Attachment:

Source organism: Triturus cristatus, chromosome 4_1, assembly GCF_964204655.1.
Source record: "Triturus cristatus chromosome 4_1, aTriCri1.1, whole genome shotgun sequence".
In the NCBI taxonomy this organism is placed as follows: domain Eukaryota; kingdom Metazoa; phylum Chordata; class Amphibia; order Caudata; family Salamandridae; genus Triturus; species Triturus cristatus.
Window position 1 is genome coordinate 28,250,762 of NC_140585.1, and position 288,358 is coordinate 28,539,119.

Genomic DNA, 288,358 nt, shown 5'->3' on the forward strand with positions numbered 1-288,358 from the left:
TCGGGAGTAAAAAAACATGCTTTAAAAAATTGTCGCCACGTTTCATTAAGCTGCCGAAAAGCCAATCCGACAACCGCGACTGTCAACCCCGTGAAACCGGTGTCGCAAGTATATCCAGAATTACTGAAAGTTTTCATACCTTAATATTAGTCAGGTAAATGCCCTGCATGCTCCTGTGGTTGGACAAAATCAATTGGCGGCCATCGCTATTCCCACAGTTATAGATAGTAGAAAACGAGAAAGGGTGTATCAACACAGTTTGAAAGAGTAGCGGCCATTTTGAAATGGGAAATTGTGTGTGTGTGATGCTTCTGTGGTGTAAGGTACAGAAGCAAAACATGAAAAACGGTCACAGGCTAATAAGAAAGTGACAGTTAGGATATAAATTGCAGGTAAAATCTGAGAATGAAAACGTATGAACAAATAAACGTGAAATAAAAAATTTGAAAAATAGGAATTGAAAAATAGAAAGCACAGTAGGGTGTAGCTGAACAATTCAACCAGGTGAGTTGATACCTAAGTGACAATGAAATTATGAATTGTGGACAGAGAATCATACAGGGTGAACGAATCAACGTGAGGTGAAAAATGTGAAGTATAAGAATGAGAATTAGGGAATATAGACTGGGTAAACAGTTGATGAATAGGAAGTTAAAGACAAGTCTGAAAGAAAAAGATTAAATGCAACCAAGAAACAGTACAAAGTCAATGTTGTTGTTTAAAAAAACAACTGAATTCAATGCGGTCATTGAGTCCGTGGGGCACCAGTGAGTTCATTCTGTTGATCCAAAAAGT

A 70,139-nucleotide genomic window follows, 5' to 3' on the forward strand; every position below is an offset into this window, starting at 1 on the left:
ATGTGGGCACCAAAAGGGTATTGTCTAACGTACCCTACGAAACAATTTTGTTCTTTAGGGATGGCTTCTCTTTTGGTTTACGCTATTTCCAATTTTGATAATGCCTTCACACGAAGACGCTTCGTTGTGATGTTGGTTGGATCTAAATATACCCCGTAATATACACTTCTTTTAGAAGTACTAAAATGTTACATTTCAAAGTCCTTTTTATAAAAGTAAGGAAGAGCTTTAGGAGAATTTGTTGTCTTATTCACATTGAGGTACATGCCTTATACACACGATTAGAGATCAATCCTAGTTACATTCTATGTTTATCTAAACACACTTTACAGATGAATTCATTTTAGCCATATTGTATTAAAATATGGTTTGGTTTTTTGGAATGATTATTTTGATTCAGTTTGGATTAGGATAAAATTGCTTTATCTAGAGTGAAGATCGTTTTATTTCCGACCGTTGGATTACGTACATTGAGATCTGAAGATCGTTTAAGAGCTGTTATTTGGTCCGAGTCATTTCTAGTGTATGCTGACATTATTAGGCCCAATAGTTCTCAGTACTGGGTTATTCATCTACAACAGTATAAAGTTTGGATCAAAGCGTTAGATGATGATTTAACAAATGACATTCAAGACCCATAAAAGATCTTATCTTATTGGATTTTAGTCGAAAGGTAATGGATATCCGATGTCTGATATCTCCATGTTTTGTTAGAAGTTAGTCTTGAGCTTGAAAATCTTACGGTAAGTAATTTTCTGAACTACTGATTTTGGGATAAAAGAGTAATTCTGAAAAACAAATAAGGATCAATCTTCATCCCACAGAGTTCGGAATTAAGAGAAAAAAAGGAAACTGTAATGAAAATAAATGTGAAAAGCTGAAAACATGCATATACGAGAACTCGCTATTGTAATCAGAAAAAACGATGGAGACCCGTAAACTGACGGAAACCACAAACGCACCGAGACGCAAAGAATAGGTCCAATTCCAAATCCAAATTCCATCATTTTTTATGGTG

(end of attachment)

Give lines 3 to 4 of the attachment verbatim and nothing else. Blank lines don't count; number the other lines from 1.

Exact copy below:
In the NCBI taxonomy this organism is placed as follows: domain Eukaryota; kingdom Metazoa; phylum Chordata; class Amphibia; order Caudata; family Salamandridae; genus Triturus; species Triturus cristatus.
Window position 1 is genome coordinate 28,250,762 of NC_140585.1, and position 288,358 is coordinate 28,539,119.